Building Your Healthcare Team

Reviewed by: HU Medical Review Board | Last reviewed: October 2017

When constructing the care plan for any chronic condition, it’s important to have a strong team of specialists to navigate your health with you. When creating a care plan for cancer specifically, it’s important to enlist the help of many specialists and trained providers and take a multidisciplinary team approach. This means enlisting the help of several different types of doctors and other experts, such as nurses, nutritionists, and mental health counselors. It is acceptable, and even encouraged to respectfully question your healthcare team, and challenge those working with you if you feel your needs aren’t met. However, in order to mold your team into exactly what you need, the team needs to be built first.

Providers and experts to enlist:

There are a variety of different individuals you can enlist on your prostate cancer team. The following list are a few examples of specialists you may run into on your prostate cancer journey, and maybe a few others to seek out that may provide invaluable support.

Primary care providers:

Your PCP is often your family doctor that you see for regular well-visits and common concerns. Your PCP may be the provider who performed the DRE (digital rectal exam) or PSA (prostate-specific antigen) test that led to your prostate cancer diagnosis. Your PCP will help coordinate all aspects of your medical care team, and refer you to subspecialists to address symptoms or issues as they arise.

This may include urinary problems or mood issues developed during treatment. After treatment, your PCP will help create a survivorship care plan for life moving forward, and will help make sure this plan is communicated with all others on your team. They can most likely perform many of your follow-up exams, and will help you monitor for recurrence, as well as reduce future risk factors such as obesity and smoking.


Upon receiving a diagnosis or suspecting prostate cancer, you may be sent to a urologist for further examination and treatment. Urologists are surgeons who treat conditions related to the male reproductive system and urinary system, with prostate cancer falling under their area of expertise. Your urologist will help provide you with treatment options, and may perform any surgeries you might need, such as a radical prostatectomy.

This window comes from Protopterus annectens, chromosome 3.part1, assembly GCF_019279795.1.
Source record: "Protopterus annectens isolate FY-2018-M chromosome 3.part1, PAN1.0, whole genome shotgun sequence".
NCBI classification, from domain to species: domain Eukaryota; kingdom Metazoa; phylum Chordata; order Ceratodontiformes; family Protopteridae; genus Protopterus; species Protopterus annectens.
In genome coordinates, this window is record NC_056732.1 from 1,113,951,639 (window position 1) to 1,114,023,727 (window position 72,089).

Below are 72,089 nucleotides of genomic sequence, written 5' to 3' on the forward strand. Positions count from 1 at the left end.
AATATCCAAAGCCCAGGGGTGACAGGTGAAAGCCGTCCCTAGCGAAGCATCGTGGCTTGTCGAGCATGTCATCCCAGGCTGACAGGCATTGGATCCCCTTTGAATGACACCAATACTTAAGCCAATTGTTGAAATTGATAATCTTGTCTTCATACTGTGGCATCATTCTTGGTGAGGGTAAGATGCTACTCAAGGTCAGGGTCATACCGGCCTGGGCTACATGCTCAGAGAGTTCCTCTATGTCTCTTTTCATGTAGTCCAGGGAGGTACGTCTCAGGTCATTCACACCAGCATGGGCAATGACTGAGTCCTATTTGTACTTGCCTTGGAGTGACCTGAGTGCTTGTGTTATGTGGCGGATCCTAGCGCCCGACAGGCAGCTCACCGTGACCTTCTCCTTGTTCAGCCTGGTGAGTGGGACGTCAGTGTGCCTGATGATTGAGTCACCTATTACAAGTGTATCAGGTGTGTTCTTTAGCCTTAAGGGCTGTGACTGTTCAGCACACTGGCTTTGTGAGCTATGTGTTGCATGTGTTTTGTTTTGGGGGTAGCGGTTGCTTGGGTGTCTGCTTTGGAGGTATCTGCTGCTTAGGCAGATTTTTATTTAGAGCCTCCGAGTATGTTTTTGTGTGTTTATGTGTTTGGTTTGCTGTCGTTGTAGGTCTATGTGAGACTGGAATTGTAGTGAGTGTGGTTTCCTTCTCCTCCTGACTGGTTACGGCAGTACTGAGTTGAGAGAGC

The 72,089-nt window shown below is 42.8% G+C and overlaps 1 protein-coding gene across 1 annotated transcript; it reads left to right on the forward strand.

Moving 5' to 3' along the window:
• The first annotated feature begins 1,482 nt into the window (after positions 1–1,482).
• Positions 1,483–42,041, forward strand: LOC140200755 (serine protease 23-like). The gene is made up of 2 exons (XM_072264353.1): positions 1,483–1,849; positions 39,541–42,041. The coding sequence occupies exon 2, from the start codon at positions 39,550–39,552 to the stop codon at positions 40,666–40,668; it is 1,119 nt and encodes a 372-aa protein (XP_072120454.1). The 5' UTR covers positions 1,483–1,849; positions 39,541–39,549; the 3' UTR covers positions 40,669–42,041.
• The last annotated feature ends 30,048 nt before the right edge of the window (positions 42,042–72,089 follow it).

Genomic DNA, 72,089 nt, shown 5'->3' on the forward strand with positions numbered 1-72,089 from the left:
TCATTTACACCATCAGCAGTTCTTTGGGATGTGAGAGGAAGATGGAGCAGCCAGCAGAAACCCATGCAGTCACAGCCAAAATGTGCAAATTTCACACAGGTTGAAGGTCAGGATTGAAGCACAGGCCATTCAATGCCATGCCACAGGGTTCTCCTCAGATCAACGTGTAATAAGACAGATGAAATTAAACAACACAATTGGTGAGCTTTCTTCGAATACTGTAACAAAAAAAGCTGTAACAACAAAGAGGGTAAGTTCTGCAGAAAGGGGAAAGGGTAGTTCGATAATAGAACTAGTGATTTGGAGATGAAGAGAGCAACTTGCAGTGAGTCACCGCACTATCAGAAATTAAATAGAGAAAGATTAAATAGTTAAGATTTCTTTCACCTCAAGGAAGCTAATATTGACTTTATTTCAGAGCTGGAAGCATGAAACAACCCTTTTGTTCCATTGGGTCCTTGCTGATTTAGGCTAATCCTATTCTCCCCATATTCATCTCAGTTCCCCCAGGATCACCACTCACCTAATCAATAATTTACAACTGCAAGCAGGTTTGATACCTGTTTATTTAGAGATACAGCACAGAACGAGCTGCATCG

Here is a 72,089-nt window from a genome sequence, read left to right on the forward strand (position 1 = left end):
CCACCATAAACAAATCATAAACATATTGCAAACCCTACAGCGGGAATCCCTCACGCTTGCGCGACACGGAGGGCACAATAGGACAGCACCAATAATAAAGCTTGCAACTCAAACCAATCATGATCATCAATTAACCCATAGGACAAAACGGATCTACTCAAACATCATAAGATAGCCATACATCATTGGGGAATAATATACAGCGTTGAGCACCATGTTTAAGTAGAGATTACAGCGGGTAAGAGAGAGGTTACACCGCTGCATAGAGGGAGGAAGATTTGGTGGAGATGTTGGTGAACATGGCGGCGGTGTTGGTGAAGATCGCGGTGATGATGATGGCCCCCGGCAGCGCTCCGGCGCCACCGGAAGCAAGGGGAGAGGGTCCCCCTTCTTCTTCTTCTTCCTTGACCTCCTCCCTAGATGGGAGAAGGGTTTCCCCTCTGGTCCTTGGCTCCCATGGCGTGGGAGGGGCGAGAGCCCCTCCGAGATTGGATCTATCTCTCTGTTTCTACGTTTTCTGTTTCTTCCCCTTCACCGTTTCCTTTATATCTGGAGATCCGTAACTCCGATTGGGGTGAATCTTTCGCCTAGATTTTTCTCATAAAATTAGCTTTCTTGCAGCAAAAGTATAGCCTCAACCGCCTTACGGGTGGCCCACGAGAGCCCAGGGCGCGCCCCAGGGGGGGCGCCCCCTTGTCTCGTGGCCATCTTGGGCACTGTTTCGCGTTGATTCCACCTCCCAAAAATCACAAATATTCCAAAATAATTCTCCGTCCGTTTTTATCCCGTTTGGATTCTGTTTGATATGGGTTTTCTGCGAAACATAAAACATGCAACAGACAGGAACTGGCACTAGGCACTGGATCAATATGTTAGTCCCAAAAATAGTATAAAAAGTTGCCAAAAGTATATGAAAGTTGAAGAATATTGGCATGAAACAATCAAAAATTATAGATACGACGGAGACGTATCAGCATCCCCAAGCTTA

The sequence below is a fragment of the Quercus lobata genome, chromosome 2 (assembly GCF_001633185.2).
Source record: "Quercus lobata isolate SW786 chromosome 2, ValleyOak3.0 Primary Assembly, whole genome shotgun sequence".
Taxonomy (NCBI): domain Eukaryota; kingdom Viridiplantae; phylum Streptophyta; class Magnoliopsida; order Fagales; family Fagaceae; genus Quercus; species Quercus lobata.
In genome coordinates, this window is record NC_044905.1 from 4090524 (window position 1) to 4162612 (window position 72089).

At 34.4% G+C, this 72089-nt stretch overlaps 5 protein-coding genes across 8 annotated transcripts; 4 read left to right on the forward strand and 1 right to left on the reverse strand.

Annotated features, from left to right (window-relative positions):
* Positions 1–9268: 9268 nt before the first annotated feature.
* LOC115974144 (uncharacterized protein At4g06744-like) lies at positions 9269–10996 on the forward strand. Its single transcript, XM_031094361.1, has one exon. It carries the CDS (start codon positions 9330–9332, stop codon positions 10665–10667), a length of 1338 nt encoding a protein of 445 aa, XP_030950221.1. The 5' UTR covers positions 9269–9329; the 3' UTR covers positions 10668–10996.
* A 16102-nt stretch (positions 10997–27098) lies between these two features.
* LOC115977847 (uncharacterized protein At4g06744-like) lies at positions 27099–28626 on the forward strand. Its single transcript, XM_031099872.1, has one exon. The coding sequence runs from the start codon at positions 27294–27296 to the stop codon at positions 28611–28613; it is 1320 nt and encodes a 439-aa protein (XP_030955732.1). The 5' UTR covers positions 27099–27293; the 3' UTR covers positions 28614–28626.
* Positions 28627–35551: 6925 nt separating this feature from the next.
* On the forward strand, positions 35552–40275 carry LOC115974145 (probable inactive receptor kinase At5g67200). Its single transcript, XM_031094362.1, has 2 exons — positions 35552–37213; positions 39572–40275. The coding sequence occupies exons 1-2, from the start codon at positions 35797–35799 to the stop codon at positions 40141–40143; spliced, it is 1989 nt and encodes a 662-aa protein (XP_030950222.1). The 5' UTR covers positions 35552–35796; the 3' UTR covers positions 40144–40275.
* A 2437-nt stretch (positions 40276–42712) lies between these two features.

An oncologist is a provider who specializes in the treatment of cancer. There are two different types of oncologists that could be on your prostate cancer team: radiation oncologists and medical oncologists. Radiation oncologists specialize in treatment that involves radiation therapy. For prostate cancer, this may include external beam radiation therapy or internal radiation (brachytherapy).

Medical oncologists focus on other medications an options to treat cancer such as chemotherapy, and hormone therapy. Your medical oncologist will typically be the most up to date on new clinical trials, treatment options, and medical research in the field of oncology, and may act as the guiding opinion if other experts do agree on an aspect of treatment or your care. Some oncology practices also have oncology social workers to assist you with treatment decisions and follow-up. These providers also have extensive knowledge on the staging and grading of different cancers.

Nurses, Physician’s Assistants, and Nurse Practitioners:

These highly skilled providers often provide the support network for the previous providers and likely be highly involved in your care and treatment.

Psychiatrists and other mental health counselors: